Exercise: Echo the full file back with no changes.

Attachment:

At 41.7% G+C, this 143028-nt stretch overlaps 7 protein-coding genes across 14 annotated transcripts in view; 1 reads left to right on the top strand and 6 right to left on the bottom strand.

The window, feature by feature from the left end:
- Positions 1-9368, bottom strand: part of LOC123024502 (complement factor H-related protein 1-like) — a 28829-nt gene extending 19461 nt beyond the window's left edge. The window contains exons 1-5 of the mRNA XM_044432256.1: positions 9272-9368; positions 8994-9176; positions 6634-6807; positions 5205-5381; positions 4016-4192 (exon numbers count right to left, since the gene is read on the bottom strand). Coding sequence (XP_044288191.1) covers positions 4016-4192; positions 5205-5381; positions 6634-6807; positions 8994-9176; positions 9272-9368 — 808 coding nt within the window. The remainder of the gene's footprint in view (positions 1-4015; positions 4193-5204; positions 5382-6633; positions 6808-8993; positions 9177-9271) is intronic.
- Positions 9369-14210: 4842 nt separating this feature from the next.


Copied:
At 41.7% G+C, this 143028-nt stretch overlaps 7 protein-coding genes across 14 annotated transcripts in view; 1 reads left to right on the top strand and 6 right to left on the bottom strand.

The window, feature by feature from the left end:
- Positions 1-9368, bottom strand: part of LOC123024502 (complement factor H-related protein 1-like) — a 28829-nt gene extending 19461 nt beyond the window's left edge. The window contains exons 1-5 of the mRNA XM_044432256.1: positions 9272-9368; positions 8994-9176; positions 6634-6807; positions 5205-5381; positions 4016-4192 (exon numbers count right to left, since the gene is read on the bottom strand). Coding sequence (XP_044288191.1) covers positions 4016-4192; positions 5205-5381; positions 6634-6807; positions 8994-9176; positions 9272-9368 — 808 coding nt within the window. The remainder of the gene's footprint in view (positions 1-4015; positions 4193-5204; positions 5382-6633; positions 6808-8993; positions 9177-9271) is intronic.
- Positions 9369-14210: 4842 nt separating this feature from the next.